• Barry Weston observes some of the challenges in testing AI solutions. 4 minutes to read.
  • Brendan Wovchko coaches us on the choice between using Scum and using Kanban. 4 minutes to read.
  • Kristin Jackovny, professional tester and former professional organizer, tells us how to organize for testing success. 5 minutes to read.

Applied Leadership

  • Michael Lopp considers the leadership responsibilities of meetings. 4 minutes to read.
  • Melody Wilding coaches us on managing the complainers who come to our meetings. You can give people a voice without losing control. 4 minutes to read.
  • Pawel Brodzinski reflects on the co-dependent nature of autonomy and transparency: you can’t have one without the other. 7 minutes to read.
  • Leigh Espy shares a few simple things you can do to endear yourself to your project team. It’s easier to lead people who like you. 4 minutes to read.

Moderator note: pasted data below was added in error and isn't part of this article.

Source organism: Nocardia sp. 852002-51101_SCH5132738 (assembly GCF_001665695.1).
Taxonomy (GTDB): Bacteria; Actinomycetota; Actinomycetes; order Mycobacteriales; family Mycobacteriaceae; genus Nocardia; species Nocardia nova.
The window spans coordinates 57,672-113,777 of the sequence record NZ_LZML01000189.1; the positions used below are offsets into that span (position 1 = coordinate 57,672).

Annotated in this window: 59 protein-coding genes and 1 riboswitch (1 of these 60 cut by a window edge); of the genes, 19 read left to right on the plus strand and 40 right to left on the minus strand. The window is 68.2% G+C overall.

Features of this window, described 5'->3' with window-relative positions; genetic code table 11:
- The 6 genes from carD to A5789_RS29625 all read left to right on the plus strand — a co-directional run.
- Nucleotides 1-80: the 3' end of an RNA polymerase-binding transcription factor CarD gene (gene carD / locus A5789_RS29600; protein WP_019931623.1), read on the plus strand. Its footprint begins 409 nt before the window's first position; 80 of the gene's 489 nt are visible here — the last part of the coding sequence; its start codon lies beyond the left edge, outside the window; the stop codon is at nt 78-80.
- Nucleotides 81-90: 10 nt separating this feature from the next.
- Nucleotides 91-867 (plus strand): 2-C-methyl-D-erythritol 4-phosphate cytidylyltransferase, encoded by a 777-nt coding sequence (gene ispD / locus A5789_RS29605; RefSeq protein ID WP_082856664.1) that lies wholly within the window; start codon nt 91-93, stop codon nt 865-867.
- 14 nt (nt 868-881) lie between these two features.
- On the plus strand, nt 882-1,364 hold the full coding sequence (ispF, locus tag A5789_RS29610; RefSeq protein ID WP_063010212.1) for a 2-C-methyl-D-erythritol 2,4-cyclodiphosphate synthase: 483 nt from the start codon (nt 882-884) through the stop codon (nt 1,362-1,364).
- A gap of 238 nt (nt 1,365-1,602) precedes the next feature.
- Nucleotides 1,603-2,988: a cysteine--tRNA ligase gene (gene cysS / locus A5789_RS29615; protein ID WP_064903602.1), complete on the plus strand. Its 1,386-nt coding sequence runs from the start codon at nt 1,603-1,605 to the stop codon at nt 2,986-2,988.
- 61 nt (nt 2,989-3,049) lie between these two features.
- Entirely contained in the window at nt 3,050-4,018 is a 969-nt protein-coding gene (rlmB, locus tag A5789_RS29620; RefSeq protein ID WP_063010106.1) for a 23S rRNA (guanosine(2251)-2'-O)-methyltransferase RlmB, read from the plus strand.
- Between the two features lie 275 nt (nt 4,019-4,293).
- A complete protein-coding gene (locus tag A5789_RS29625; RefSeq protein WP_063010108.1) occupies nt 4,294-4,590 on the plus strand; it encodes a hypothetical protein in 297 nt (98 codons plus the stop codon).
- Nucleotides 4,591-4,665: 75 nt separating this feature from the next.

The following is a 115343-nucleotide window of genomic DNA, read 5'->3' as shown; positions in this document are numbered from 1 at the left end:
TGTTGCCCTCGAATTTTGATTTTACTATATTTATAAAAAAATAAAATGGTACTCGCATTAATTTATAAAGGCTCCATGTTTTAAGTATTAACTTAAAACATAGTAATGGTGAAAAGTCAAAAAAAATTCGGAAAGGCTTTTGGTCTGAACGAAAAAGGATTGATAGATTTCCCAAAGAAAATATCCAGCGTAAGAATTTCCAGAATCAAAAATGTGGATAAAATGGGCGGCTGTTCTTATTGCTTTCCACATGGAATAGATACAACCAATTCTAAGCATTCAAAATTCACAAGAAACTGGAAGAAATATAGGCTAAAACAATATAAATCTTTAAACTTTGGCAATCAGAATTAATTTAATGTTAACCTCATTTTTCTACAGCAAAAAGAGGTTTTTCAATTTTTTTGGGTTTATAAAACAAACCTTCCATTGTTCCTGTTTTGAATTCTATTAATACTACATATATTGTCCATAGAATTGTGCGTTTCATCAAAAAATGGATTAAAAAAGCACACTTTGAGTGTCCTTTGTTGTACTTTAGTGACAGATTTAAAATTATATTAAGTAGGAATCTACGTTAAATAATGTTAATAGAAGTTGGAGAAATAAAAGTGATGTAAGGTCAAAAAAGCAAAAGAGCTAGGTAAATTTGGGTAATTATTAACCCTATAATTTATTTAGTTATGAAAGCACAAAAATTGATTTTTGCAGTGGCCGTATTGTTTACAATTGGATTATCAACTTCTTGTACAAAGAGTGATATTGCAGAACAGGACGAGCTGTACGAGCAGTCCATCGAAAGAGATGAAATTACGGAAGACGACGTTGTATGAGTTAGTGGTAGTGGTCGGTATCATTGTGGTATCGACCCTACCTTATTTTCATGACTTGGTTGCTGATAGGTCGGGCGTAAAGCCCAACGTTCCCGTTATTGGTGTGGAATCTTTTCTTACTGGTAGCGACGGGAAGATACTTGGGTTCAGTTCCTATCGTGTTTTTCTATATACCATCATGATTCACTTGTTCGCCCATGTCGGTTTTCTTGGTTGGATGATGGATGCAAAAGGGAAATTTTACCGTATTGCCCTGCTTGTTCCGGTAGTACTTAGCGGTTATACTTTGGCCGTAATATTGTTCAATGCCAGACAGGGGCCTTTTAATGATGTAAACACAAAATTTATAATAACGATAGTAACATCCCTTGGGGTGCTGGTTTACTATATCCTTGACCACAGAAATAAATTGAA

Research and Insights

  • Greg Satell gives us an executive summary of quantum computing. My take: they aren’t faster general-purpose computers. 5 minutes to read.
  • MIT Technology Review recaps what we’ve learned in the 20 years since the first distributed denial of service (DDoS) attack. 6 minutes to read.
  • Raconteur shares an infographic that illustrates how much new data is created in a single day. I wouldn’t call the 4,000 terabytes generated on Facebook useful, but it’s data. A minute or two to read.

Working and the Workplace

  • Jenny Foss suggests we send a letter of interest to that company we’d really like to work for. Even if they don’t have a position open. 5 minutes to read.
  • Mayo Oshin looks at the science of how music affects your productivity. Sad news: although music reduces anxiety, lyrics reduce mental performance. 5 minutes to read the rest.
  • Lauren Adley on motivation: “It’s easier to get things done when we’re driven, but it’s not a necessary precondition in order to do so.” 4 minutes to read.

Enjoy!

New PM Articles for the Week of December 31 – January 6